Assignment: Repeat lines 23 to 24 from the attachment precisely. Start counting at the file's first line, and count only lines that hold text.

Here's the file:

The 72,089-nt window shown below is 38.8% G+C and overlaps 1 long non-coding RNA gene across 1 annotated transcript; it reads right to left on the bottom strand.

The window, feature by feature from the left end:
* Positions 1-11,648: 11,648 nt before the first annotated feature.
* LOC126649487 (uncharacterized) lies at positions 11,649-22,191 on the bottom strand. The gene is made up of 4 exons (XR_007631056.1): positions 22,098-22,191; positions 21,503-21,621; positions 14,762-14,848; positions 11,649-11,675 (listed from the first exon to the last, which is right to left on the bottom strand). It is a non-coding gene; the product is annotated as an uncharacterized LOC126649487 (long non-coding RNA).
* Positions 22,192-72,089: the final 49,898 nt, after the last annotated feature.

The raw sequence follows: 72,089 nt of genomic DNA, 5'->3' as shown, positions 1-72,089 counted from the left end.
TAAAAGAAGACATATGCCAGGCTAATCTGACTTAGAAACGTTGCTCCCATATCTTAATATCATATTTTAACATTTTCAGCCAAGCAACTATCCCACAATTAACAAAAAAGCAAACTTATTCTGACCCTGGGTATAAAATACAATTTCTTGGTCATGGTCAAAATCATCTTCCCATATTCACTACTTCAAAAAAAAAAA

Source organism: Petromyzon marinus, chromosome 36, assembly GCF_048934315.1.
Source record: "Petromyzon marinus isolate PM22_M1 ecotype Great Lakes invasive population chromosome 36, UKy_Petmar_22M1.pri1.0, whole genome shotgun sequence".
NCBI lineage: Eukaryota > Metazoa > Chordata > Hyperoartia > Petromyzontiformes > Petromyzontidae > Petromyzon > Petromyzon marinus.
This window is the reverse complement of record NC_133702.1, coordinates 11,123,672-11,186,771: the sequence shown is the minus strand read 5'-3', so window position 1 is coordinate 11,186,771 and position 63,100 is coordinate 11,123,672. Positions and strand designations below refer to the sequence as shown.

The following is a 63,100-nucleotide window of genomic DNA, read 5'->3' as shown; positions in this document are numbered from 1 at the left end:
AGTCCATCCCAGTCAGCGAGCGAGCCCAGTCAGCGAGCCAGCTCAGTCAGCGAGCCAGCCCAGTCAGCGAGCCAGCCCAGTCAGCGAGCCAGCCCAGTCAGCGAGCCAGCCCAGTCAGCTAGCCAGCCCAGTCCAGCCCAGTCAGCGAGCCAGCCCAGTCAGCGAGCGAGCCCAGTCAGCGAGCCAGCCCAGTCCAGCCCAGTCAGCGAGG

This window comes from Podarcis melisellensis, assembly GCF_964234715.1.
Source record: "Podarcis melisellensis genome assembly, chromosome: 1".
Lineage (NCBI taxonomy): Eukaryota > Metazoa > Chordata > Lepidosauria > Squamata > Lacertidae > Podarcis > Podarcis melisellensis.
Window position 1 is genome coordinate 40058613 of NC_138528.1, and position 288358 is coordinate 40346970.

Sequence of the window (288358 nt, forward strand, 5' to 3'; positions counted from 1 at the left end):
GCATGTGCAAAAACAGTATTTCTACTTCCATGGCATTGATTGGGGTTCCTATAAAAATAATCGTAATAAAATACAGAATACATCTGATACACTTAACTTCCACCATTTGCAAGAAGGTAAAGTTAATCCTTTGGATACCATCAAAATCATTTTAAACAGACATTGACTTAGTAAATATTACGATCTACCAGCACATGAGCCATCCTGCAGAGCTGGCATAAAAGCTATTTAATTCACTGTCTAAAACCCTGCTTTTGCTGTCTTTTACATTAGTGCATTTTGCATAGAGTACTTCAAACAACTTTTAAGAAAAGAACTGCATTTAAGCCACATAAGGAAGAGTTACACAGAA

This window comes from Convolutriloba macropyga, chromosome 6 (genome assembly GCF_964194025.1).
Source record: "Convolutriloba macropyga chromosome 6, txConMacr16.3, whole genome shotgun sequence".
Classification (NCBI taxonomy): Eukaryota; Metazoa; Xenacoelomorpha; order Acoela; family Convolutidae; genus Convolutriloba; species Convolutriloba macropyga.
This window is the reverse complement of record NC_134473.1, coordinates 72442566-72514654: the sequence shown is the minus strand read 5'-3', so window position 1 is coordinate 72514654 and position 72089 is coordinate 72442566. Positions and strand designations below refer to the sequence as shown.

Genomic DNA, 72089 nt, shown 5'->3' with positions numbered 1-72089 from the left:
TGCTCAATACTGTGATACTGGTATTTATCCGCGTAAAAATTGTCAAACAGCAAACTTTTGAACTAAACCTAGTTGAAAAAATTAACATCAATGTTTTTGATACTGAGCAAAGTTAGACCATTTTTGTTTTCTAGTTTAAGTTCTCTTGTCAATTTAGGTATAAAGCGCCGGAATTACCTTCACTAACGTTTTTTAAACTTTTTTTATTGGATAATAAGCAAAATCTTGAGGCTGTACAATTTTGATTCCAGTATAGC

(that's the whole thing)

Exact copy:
This window is the reverse complement of record NC_134473.1, coordinates 72442566-72514654: the sequence shown is the minus strand read 5'-3', so window position 1 is coordinate 72514654 and position 72089 is coordinate 72442566. Positions and strand designations below refer to the sequence as shown.

Genomic DNA, 72089 nt, shown 5'->3' with positions numbered 1-72089 from the left: